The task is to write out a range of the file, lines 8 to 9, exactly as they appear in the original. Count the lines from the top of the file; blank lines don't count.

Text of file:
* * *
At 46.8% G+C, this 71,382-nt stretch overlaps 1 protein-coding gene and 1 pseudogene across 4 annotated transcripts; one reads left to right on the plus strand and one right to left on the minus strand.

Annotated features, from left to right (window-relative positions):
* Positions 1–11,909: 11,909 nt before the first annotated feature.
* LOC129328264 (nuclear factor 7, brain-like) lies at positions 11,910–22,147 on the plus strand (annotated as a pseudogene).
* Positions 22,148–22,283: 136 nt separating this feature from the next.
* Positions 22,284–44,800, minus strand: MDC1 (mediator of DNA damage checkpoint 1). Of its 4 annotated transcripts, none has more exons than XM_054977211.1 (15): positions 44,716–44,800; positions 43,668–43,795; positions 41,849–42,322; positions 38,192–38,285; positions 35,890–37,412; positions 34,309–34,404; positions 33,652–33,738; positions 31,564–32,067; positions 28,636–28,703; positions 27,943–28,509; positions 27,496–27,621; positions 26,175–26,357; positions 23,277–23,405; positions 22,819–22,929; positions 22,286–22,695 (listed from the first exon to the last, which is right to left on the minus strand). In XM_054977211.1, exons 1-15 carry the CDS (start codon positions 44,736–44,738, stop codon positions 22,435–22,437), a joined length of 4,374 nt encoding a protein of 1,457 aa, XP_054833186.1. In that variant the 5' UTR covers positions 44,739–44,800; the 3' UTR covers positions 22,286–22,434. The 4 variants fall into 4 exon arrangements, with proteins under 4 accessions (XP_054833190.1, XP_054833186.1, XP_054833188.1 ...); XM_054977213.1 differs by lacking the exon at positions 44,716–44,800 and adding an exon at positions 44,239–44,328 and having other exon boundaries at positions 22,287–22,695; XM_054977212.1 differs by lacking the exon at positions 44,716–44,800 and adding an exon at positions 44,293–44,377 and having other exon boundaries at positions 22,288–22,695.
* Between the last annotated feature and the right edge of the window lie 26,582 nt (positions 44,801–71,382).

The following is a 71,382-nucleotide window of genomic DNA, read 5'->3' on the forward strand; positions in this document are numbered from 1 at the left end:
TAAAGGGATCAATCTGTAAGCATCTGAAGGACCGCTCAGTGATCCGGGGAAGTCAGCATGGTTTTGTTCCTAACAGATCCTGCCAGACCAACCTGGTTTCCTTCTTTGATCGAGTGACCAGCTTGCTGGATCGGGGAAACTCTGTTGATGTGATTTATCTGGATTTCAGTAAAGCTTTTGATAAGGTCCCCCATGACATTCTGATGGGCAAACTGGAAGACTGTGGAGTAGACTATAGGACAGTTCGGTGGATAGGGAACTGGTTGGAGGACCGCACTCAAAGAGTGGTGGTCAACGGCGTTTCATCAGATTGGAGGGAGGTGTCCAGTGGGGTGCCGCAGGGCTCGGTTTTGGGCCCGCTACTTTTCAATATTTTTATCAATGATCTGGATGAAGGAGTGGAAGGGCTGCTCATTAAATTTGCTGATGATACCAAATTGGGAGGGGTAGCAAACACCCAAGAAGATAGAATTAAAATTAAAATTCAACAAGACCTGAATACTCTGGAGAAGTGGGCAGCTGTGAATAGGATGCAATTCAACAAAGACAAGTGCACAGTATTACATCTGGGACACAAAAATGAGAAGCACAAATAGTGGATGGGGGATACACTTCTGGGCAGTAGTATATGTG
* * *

The following is a 71,382-nucleotide window of genomic DNA, read 5'->3' on the forward strand; positions in this document are numbered from 1 at the left end:
TAAAGGGATCAATCTGTAAGCATCTGAAGGACCGCTCAGTGATCCGGGGAAGTCAGCATGGTTTTGTTCCTAACAGATCCTGCCAGACCAACCTGGTTTCCTTCTTTGATCGAGTGACCAGCTTGCTGGATCGGGGAAACTCTGTTGATGTGATTTATCTGGATTTCAGTAAAGCTTTTGATAAGGTCCCCCATGACATTCTGATGGGCAAACTGGAAGACTGTGGAGTAGACTATAGGACAGTTCGGTGGATAGGGAACTGGTTGGAGGACCGCACTCAAAGAGTGGTGGTCAACGGCGTTTCATCAGATTGGAGGGAGGTGTCCAGTGGGGTGCCGCAGGGCTCGGTTTTGGGCCCGCTACTTTTCAATATTTTTATCAATGATCTGGATGAAGGAGTGGAAGGGCTGCTCATTAAATTTGCTGATGATACCAAATTGGGAGGGGTAGCAAACACCCAAGAAGATAGAATTAAAATTAAAATTCAACAAGACCTGAATACTCTGGAGAAGTGGGCAGCTGTGAATAGGATGCAATTCAACAAAGACAAGTGCACAGTATTACATCTGGGACACAAAAATGAGAAGCACAAATAGTGGATGGGGGATACACTTCTGGGCAGTAGTATATGTG